Fri, Nov 28, 2003 - Page 3 News List

Victory goes to blue camp in referendum showdown

FEELING BLUE While stating that the just-passed Referendum Law is a step forward, the DPP says the legislation robs people of their right to determine their own future

By Chang Yun-ping  /  STAFF REPORTER

Lawmakers from the Democratic Progressive Party and the Taiwan Solidarity Union raise a banner on the legislative floor to show their opposition to the proposals for the Referendum Law put forward by the alliance of the Chinese Nationalist Party (KMT) and the People First Party (PFP). The banner reads, ``Opposing KMT-PFP birdcage referendum law.''


The Democratic Progressive Party (DPP) yesterday lambasted the new Referendum Law (公投法), saying it prevents the people's and the government's participation in the referendum process, while the Chinese Nationalist Party (KMT) and People First Party (PFP) urged the Cabinet not to reopen debate on the law.

The legislature yesterday killed all the controversial clauses in the Referendum Law, such as those allowing a change in the country's sovereignty status, and denied the Cabinet the right to propose a referendum.

Amid the pan-blue victory, DPP legislative caucus leader Ker Chien-ming (柯建銘) said yesterday, "We were very disappointed with this Referendum Law, which is basically a law restricting the practice of a referendum."

Ker said the pan-blue alliance put numerous limitations into the law, including the establishment of a referendum supervisory committee to screen topics allowed for referendums, and the requirement that the committee members be chosen according to the number of legislative seats held by each party.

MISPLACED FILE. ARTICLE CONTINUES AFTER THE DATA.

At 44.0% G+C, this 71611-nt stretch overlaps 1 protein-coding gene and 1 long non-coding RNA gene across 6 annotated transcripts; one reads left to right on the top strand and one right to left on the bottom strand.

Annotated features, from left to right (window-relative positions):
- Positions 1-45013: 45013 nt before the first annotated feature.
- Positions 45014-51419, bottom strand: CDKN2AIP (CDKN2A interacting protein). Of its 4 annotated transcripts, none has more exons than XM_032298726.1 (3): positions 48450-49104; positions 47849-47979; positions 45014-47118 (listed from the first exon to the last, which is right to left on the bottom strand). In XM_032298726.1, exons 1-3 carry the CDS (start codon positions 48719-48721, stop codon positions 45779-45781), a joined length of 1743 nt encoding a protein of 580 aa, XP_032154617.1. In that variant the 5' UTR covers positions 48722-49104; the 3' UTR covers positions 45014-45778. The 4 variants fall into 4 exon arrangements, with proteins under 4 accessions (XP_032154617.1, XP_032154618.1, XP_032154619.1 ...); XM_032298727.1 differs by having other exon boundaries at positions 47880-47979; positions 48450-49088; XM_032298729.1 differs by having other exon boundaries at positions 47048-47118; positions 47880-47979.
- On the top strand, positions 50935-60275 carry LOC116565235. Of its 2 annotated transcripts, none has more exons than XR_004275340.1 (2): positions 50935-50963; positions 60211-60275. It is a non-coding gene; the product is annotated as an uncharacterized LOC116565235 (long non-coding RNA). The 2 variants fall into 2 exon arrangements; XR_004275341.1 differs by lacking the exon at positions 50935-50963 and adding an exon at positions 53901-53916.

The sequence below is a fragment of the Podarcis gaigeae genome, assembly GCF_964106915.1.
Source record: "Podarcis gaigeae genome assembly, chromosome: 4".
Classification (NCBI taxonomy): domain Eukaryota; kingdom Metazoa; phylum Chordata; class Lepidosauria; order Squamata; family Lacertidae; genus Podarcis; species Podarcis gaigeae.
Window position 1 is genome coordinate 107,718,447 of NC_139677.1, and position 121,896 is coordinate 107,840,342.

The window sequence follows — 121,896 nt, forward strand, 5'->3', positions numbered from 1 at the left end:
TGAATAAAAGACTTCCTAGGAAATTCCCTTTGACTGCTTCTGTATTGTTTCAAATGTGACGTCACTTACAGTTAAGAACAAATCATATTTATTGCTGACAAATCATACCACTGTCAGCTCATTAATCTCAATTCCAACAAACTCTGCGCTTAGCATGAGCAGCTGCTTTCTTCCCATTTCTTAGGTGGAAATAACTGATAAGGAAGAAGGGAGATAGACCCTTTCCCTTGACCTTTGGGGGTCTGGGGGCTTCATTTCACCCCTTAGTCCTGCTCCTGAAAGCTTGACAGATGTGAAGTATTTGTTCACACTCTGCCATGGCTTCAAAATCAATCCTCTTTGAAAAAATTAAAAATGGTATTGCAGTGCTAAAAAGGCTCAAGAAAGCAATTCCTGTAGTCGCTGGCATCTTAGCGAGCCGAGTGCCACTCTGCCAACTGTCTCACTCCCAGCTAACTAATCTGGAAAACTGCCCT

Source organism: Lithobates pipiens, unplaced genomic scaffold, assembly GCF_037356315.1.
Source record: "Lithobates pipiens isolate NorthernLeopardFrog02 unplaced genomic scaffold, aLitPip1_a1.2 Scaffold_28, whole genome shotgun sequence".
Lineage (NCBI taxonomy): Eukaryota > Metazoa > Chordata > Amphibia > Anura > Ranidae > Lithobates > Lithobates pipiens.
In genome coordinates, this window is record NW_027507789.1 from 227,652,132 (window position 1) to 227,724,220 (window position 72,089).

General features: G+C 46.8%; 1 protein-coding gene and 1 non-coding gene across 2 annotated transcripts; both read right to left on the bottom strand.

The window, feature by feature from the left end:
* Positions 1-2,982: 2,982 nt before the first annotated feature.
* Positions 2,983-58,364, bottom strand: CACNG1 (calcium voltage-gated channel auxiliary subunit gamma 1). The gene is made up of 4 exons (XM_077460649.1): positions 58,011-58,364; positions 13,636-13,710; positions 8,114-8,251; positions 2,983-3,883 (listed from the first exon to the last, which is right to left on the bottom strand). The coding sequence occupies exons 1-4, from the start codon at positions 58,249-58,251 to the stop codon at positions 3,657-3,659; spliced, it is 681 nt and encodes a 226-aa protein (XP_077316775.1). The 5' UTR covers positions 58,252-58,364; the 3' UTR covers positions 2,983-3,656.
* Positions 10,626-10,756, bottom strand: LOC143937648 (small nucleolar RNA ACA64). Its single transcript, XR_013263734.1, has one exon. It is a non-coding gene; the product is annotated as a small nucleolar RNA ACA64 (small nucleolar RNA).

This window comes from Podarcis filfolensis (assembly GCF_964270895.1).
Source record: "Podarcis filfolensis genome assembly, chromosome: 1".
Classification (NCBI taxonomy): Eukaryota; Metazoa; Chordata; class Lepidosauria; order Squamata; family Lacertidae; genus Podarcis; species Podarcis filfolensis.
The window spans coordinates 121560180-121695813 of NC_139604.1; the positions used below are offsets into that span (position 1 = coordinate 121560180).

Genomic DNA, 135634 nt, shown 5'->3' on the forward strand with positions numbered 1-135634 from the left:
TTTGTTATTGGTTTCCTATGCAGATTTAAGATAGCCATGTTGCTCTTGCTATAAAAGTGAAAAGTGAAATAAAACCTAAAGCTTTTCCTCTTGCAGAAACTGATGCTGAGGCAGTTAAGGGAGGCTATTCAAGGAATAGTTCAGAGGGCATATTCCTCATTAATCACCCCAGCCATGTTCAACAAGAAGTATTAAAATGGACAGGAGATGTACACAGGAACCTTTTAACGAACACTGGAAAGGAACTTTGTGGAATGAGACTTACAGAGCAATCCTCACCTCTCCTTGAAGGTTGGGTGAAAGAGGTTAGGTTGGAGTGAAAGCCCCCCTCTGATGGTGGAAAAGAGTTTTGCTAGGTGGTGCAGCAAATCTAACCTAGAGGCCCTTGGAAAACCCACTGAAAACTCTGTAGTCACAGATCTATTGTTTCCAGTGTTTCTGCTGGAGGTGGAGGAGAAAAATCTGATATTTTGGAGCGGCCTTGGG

"Given that pan-blue legislators dominate the legislature, we don't see any possibility that a referendum can be held together with the presidential election next year," Ker said. "The minimum requirement to hold a referendum is too high."

DPP Legislator Lin Chuo-shui (林濁水) said yesterday that, given the dominance of the KMT-PFP alliance, the Referendum Law passed last night sabotaged people's right to determine their own future and inflated the rights of the legislature.

"The KMT-PFP alliance infringed on people's rights and dwarfed administrative agencies' participation in the referendum," Lin said.

Failed clauses in the bill included DPP Legislator Trong Chai's (蔡同榮) proposal that the people be allowed to vote on changing the country's name, flag, anthem and territory -- the so-called referendums leading to Taiwan's independence.

The pan-green camp secured only the passage a "defensive referendum," which allows the president to initiate a referendum on national security issues when the country is under foreign threat.

KMT caucus whip Lee Chia-chin (李嘉進) urged the Cabinet not to propose renewed discussion of the Referendum Law to undermine the new law which the country has been expecting for so long.

DPP Deputy Secretary-General Lee Ying-yuan (李應元) said yesterday that although the party was not satisfied with the results, it was still a historic moment in that the Referendum Law, which has long been advocated by the DPP, was passed.

"Although the Referendum Law was mostly based on the pan-blue camp's version, we think it is a significant, historic moment because the law gives people the right of initiative and referendum guaranteed by the Constitution. It is a great stride forward in the furthering of democratization in Taiwan," Lee said.

Lee also said that allowing a defensive referendum, the only clause the pan-green camp secured, would raise public consciousness about the importance of national security.

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